This short story was written during a creative writing class held by the Institute for the Study of English in Africa at Rhodes University. Each person was given a concept, place or word to work with, and mine was “small town”. I completed the course in 2019, and went on to co-edit and publish the final book of short stories and poems with material created by all particpants.

 

Find a new couch / unpack boxes / find the missing boxes / follow up with the moving company / repair the fridge / do the grocery shopping / cut a new key…

They say moving house is more stressful than going through a divorce. I guess it depends on who you’re divorcing, but right now I feel it. And it doesn’t help that my new home is a few hundred kilometres away from anything relevant.  

I’m lost in thought as I approach the traffic circle in the centre of town. No one else is on the road save for a white bakkie coming from the other direction, seemingly going straight past me.

“Hey, hey, HEY!” I yell as the driver starts turning towards my car at speed.

Now, I’m a patient man. I’ll look at five hundred photos of your baby. I’ll never lose my cool with that rude person behind the counter. I’ll stay on hold for twenty minutes and merely sigh if I’m cut off. Such is life.

But don’t use your turning signal and it’s game over, pal.      

He hits the brakes and I flash him the universal sign of “indicate, asshole” as I drive past. Apparently this is one of his triggers.

He rounds the circle and follows me, his wildly gesticulating figure flailing in my car’s rearview mirror like a tiny convict trying to break free of his glass prison.

My hands clench around the steering wheel as I try to weigh him up, glancing from road to rearview mirror and back again. I can’t get a good look at his face. He has a shaved head and full beard, that much is certain. He was playing a dangerous game, trying to see if he could get our licence plates to kiss.  

Anger starts to climb from my gut, clawing its way up my throat, threatening to release in a roar. I don’t want to fight you, but today I might kill you…

Thoughts of violence are put on hold as the entrance to the shopping complex comes up fast to the left. And, of course, I don’t indicate when I make the last-minute turn. This is pure manna from heaven for the angry leprechaun behind me. He seems to grow ten feet tall inside his rusty double-cab, taking great joy in now showing me the universal “indicate, asshole” sign, waving his hand out the window like a hairy lasso as he speeds past.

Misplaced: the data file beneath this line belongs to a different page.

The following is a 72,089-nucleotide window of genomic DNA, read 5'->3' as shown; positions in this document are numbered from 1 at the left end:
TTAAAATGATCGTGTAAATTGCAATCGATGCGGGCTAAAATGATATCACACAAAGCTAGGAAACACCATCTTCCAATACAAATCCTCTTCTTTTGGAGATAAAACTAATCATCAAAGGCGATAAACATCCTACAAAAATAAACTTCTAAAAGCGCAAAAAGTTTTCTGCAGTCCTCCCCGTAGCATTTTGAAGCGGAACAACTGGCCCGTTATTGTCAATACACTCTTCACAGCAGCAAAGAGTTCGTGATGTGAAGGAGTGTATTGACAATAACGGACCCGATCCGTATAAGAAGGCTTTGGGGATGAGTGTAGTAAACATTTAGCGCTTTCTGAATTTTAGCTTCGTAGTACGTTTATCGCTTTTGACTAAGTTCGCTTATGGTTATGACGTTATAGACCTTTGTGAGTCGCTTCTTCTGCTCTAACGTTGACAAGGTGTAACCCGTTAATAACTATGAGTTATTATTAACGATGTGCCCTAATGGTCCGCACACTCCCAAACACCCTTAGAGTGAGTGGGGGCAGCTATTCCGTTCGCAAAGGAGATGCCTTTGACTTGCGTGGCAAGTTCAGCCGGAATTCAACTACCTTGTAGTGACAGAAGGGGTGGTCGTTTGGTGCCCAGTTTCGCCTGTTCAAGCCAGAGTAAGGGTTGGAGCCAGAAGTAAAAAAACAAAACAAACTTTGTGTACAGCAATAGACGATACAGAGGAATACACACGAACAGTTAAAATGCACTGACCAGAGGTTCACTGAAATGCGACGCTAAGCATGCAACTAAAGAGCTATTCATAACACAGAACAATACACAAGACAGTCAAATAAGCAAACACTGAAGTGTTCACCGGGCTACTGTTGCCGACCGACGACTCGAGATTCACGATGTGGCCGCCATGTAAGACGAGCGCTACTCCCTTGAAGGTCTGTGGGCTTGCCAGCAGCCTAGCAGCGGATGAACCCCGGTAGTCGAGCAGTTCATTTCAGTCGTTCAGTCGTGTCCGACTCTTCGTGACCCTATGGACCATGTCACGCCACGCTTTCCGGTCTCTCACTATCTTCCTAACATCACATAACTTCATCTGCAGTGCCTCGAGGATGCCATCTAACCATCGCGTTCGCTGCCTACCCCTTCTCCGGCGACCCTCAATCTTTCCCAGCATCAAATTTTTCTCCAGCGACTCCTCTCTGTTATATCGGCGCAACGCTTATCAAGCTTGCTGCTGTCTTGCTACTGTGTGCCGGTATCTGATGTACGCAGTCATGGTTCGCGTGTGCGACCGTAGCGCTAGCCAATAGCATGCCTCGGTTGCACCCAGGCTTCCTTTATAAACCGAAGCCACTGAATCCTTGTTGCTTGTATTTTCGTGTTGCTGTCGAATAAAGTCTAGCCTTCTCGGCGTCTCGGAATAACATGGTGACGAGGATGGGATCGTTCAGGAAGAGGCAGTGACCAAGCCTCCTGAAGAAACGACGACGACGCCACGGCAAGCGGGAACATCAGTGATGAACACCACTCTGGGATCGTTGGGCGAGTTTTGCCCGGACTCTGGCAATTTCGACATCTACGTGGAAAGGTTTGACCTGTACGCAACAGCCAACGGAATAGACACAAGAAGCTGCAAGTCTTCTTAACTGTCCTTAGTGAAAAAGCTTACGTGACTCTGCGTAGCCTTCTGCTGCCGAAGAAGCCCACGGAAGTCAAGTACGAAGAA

I park the car and rage is replaced with the bashful shame that always seems to follow irrational anger. I can’t help but laugh at the irony and sheer stupidity of it all, and sit chuckling to myself in that slightly deranged way you do after dishing out a bad pun that no one around you appreciates.

New key cut / groceries bought / new couch found…

The day rolls on and I slowly tick things off the to-do list. Progress! Cold beers waiting in the FUCK I STILL NEED TO FIX THE FRIDGE! I phone the only electrician around for a hundred miles and luckily he can make it this afternoon. Things are looking up.

I’m taking books out of boxes and putting up shelves when there’s a polite knock on the door. He’s young. He’s wearing a white shirt and a friendly smile, with closely-cropped hair peeking out from under his cap. He’s short, but muscular. He has a full beard.

I extend a cautious hand which meets his in a firm handshake. It could be my imagination, but I swear I see his eyes narrow in suspicion, too …

Well, there’s no escaping this moment. I have to ask him.

Here we go …

“Can I get you a drink?”

Dammit.

“No thanks, mate. Appreciate it though.”

He gets acquainted with the antiquated fridge and talks in that unfiltered way that people from small towns tend to do. Where to buy meat, where not to buy meat, why the florist is so surly, how he’s looking after his elderly parents, why his last relationship failed, who to avoid having affairs with, and on it went.

He spends more time talking and less time fixing, but it turns out a small electrical connection at the back had come loose during the move – a quick fix with a happy conclusion.     

“Thanks for coming through, man – sorry it was a waste of time,” I say as we walk to the door. “Is there a callout fee?” 

“Hey, don’t worry about it,” he replies, waving my query away. “It was a fast job and it’s a small town – not like I had to drive far.”

I beam at him. “You’re a champion. Have an amazing day!”

“No, you have an amazing day!” he exclaims while we take part in some hearty backslapping.

“I’ll hang around here to open the gate for you, I’ll see when you pull up to it.”

I have a clear view of the parking lot below and …

… my heart and stomach switch places as I see him get into a white bakkie. 

He slows down while driving towards the exit gate and then stops …

… right next to my car.

Is he answering a call? Sending a quick text message? Or is he confirming that the person in unit 10 drives the same car he nearly shoved his car bonnet up this morning? At this point I’m too exhausted to care.   

The next day I receive a message from him: “Hi there, sorry to do this, but my boss says I actually do need to charge a call-out fee. I’ll email the invoice to you.”